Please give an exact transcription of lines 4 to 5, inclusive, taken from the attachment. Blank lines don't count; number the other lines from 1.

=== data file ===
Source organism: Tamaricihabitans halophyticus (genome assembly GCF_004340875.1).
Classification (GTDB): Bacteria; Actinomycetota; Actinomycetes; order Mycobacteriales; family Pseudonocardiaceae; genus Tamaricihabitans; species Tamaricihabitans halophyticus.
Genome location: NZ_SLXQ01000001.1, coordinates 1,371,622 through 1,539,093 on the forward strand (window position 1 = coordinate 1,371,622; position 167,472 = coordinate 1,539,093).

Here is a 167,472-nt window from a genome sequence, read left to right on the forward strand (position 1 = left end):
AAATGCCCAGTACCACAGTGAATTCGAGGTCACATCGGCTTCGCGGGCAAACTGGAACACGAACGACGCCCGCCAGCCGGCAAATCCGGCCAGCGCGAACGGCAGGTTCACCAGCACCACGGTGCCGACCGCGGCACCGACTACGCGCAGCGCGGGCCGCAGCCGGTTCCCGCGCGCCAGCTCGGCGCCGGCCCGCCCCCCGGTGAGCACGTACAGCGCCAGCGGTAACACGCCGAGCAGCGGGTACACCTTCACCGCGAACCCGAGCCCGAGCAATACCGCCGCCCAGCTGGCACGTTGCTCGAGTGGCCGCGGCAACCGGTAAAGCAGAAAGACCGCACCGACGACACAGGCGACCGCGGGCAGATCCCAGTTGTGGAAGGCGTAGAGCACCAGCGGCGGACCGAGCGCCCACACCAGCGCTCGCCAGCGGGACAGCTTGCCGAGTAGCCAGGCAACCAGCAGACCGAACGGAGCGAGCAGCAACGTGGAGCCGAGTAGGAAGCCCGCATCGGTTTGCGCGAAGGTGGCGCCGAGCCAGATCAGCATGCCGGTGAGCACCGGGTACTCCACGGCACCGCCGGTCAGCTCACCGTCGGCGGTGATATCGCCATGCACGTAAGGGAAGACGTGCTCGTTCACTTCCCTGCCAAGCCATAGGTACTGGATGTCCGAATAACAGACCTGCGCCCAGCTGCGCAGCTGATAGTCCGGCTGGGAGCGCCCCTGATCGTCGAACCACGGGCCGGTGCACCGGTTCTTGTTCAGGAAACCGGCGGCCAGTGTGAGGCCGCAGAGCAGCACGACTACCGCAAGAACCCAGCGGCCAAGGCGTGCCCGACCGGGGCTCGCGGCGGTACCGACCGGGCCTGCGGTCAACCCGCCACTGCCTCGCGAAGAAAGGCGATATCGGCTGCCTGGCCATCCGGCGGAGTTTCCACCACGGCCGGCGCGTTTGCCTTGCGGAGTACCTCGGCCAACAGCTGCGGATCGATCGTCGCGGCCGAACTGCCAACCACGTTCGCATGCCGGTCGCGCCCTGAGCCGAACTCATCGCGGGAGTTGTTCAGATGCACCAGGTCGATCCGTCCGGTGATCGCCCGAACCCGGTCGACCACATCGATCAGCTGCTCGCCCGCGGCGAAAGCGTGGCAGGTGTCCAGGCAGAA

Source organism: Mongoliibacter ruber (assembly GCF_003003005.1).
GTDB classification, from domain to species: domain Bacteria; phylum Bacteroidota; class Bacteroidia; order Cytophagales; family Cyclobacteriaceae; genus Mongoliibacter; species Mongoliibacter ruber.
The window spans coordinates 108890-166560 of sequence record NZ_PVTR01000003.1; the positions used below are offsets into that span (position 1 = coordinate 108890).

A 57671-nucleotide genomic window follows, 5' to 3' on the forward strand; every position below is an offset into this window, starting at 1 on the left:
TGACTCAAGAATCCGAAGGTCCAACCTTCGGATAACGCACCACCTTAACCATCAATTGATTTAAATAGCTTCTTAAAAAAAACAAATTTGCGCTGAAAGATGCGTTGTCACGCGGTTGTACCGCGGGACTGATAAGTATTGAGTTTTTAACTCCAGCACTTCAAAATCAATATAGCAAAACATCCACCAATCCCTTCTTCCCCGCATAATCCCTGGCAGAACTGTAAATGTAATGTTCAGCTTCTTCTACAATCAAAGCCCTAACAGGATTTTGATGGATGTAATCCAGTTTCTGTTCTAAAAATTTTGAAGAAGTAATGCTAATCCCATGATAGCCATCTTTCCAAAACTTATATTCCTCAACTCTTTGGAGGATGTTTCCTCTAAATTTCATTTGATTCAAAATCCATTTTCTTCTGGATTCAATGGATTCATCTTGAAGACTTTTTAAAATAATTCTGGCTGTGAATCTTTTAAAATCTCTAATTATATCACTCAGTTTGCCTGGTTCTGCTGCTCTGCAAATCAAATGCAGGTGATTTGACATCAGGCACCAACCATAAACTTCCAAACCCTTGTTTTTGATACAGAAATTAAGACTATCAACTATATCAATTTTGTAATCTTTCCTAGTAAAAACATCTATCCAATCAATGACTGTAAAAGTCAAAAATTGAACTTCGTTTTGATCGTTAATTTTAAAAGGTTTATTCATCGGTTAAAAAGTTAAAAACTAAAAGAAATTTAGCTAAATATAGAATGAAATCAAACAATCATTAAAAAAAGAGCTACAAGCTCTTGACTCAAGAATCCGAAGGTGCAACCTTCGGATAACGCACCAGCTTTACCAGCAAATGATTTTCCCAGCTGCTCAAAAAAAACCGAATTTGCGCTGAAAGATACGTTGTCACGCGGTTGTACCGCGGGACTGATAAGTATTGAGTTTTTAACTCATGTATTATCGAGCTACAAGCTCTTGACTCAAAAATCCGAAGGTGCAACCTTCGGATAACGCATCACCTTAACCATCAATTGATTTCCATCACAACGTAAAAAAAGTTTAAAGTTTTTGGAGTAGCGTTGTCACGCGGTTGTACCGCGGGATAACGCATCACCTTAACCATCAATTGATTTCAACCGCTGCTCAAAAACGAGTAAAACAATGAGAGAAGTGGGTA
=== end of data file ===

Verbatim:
Here is a 167,472-nt window from a genome sequence, read left to right on the forward strand (position 1 = left end):
AAATGCCCAGTACCACAGTGAATTCGAGGTCACATCGGCTTCGCGGGCAAACTGGAACACGAACGACGCCCGCCAGCCGGCAAATCCGGCCAGCGCGAACGGCAGGTTCACCAGCACCACGGTGCCGACCGCGGCACCGACTACGCGCAGCGCGGGCCGCAGCCGGTTCCCGCGCGCCAGCTCGGCGCCGGCCCGCCCCCCGGTGAGCACGTACAGCGCCAGCGGTAACACGCCGAGCAGCGGGTACACCTTCACCGCGAACCCGAGCCCGAGCAATACCGCCGCCCAGCTGGCACGTTGCTCGAGTGGCCGCGGCAACCGGTAAAGCAGAAAGACCGCACCGACGACACAGGCGACCGCGGGCAGATCCCAGTTGTGGAAGGCGTAGAGCACCAGCGGCGGACCGAGCGCCCACACCAGCGCTCGCCAGCGGGACAGCTTGCCGAGTAGCCAGGCAACCAGCAGACCGAACGGAGCGAGCAGCAACGTGGAGCCGAGTAGGAAGCCCGCATCGGTTTGCGCGAAGGTGGCGCCGAGCCAGATCAGCATGCCGGTGAGCACCGGGTACTCCACGGCACCGCCGGTCAGCTCACCGTCGGCGGTGATATCGCCATGCACGTAAGGGAAGACGTGCTCGTTCACTTCCCTGCCAAGCCATAGGTACTGGATGTCCGAATAACAGACCTGCGCCCAGCTGCGCAGCTGATAGTCCGGCTGGGAGCGCCCCTGATCGTCGAACCACGGGCCGGTGCACCGGTTCTTGTTCAGGAAACCGGCGGCCAGTGTGAGGCCGCAGAGCAGCACGACTACCGCAAGAACCCAGCGGCCAAGGCGTGCCCGACCGGGGCTCGCGGCGGTACCGACCGGGCCTGCGGTCAACCCGCCACTGCCTCGCGAAGAAAGGCGATATCGGCTGCCTGGCCATCCGGCGGAGTTTCCACCACGGCCGGCGCGTTTGCCTTGCGGAGTACCTCGGCCAACAGCTGCGGATCGATCGTCGCGGCCGAACTGCCAACCACGTTCGCATGCCGGTCGCGCCCTGAGCCGAACTCATCGCGGGAGTTGTTCAGATGCACCAGGTCGATCCGTCCGGTGATCGCCCGAACCCGGTCGACCACATCGATCAGCTGCTCGCCCGCGGCGAAAGCGTGGCAGGTGTCCAGGCAGAA